Thursday, July 16, 2020


Every once in awhile I like to get a good ol' silent moom into my system, although I really dread seein' the way they are presented whenever TCM gets hold of one. No, let me rephrase that---I really dread hearin'em considerin' the horrible up-to-date schlocky music they attach to these otherwise stellar examples of funtime entertainment that might make 'em "view-able" for your standard post-human upscale "cinema"-lover but pretty dismal for a downright suburban slob lover of the past like I am!

Mebbee that's why I really dig these Grapevine Video (see link on left hand of screen) silent film offerings which contain music that really does fit in with the visuals and give ya the same downhome entertainment value that I'm sure your ancestors got outta the exact same films a good century or so back. Y'know, that classic organ more akin to a roller rink, but it sure does bring back memories and GOOD ones regarding moom pitcher fun 'n jamz and how it appealed to some poor slob out for an evening of entertainment.  And as far as silent films go they seem to deliver way more of what's important in the development and general rendering of a story than alla these things with special effects yet dire, anti-life values and production that one such as I unfortunately has been in contact with these sad 'n sorry days.

THE SUCKER PUNCH ain't exactly what I would call the cream of the silent moom pitcher crop, but it sure delivers on a pretty hotcha story that kept my attention goin' despite the various pitfalls that would keep this from becoming an instant classic. Really, the idea of getting matinee idol Richard Dix to play a role meant for Harold Lloyd (complete with the acrobatic and nerve-gripping tension found not only in SAFETY LAST but a slew of Lloyd vehicles where he ripped off himself) doesn't quite seem right and in many cases just seems awkward, but better him than the team of Jim Belushi and Michael Keaton ripping off the famed building climbing scene in some hideous sitcom whose title I thankfully forgot. But still the entire film works out even if I wouldn't call it a top notcher of twenties "cinema" (ooooh!), and if this 'un turned up on the WVIZ-TV OLD MOVIES show back inna mid-seventies you could bet I woulda been front and center even with that weird organ soundtrack that rambled on no matter what the action on-screen just happened to be.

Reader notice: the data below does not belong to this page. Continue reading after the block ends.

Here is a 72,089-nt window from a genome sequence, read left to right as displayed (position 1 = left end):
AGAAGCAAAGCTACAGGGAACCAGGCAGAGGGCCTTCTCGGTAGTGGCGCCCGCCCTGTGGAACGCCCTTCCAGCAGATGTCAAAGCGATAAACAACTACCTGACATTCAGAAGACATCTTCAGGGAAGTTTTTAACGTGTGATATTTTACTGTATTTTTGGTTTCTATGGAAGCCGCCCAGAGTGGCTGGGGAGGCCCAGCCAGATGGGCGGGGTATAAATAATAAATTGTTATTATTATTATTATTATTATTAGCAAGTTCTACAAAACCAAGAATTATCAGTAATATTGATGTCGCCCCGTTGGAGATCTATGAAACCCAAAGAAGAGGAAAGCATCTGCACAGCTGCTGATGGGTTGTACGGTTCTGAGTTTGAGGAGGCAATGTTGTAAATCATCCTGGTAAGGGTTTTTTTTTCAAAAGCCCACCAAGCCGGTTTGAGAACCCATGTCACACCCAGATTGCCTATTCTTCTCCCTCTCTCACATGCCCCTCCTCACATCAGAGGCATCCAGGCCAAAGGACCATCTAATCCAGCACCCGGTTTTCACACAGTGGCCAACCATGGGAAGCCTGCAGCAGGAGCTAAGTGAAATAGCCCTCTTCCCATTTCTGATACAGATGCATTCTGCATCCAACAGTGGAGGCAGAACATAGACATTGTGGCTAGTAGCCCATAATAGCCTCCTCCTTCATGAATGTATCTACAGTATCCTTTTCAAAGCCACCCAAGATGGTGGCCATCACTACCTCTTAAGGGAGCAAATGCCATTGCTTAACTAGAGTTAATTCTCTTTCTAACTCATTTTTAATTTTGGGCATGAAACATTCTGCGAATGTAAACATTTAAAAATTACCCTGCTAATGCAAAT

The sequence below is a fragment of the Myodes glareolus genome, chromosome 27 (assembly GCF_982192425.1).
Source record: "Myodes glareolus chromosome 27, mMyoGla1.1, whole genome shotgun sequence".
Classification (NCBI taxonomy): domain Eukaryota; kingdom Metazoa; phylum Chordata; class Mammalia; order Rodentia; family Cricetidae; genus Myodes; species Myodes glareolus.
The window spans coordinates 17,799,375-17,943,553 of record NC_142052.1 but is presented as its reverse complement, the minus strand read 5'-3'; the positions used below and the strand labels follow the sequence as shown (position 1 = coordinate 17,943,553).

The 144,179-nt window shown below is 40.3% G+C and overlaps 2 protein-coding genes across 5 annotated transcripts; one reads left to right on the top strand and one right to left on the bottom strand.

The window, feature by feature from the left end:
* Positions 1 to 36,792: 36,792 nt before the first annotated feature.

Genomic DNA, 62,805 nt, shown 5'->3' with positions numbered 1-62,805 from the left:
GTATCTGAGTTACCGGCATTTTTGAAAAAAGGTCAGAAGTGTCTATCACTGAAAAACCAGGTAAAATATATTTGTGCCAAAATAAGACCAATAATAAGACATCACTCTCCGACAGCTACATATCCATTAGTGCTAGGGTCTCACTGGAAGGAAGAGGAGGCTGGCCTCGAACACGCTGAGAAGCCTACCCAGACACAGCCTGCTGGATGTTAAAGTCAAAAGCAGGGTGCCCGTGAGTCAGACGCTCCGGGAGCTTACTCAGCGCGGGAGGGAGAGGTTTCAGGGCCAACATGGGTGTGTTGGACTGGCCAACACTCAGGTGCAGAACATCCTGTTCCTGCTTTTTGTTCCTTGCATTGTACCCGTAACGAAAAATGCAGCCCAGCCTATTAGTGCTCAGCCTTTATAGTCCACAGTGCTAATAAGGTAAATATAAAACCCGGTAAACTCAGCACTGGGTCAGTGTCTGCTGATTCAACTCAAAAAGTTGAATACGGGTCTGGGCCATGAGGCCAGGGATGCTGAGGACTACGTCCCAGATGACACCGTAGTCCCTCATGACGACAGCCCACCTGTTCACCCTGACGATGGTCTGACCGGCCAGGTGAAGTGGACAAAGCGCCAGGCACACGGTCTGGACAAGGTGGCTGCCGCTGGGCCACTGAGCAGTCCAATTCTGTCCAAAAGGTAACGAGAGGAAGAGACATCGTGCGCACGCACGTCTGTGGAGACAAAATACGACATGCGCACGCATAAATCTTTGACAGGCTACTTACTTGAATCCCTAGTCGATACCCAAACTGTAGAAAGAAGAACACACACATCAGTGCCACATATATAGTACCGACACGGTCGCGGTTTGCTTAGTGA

Dix plays the son of a well-to-do businessman training to be a boxer (thus the title---he's got a "shock punch" to rival Dempsey) who falls for the daughter of a construction magnate who just happens to loathe boxing. Of course Dix gives it all up for her (thus ending any hope I had of this being yet another classic pugilistic romp so common way back when) and actually gets a job at his new gal's father's firm among the girders leading to a whole lot of those comedic close calls that echo a good portion of those aforementioned Lloyd flickers that kept folk like me on edge for ages. Along the way he meets up (again) with the foreman (silent screen heavy Walter Long) who was punched out by Dix in an earlier scene, leading to some pretty interesting added tension which culminates in the nerve-racking girder about to break loose and ruin everything in sight climax that, if it doesn't wow audiences these days, proves that for all intent purposes life as we knew it died out around the time EVERYBODY hadda become sophisticated and forget their past, good or bad, with a sorry vengeance.

Hokay, so THE SHOCK PUNCH ain't exactly a four star winner here at BLOG TO COMM, but it really beats out all of the classy high art filmic excursions that people with first names like Judith and Pauline had been hosanna-ing to the rafters for the longest time. And for that little truth maybe we should all be grateful.


Bill S. said...

I thought you would enjoy this!

I consider spending my precious weekday
evening watching something like this
as a kind of f**k you to Netflix,
Amazon Studios, and the like.
After all, that a B-programmer from the
silent era, which is almost 100 years old,
is far more entertaining than anything
on offer from those "platforms" is
a sorry comment on the state of "entertainment"
today, where only the straight-to-video action
films are worth watching.

Dix continued on successfully into talkies,
and his last big go-round was in the 1940's
with THE WHISTLER series of films at Columbia,
where he played a different role in each one,
the way Lon Chaney Jr. did in the Inner Sanctum
series. He's great in all of those playing a wide
variety of characters.


Alvin Bishop said...

The obscurities! Keep 'em comin', kiddo! Cheers! Alvin Bishop

debbie downer said...

lol have you seen a lot of movies starring harry dix? lol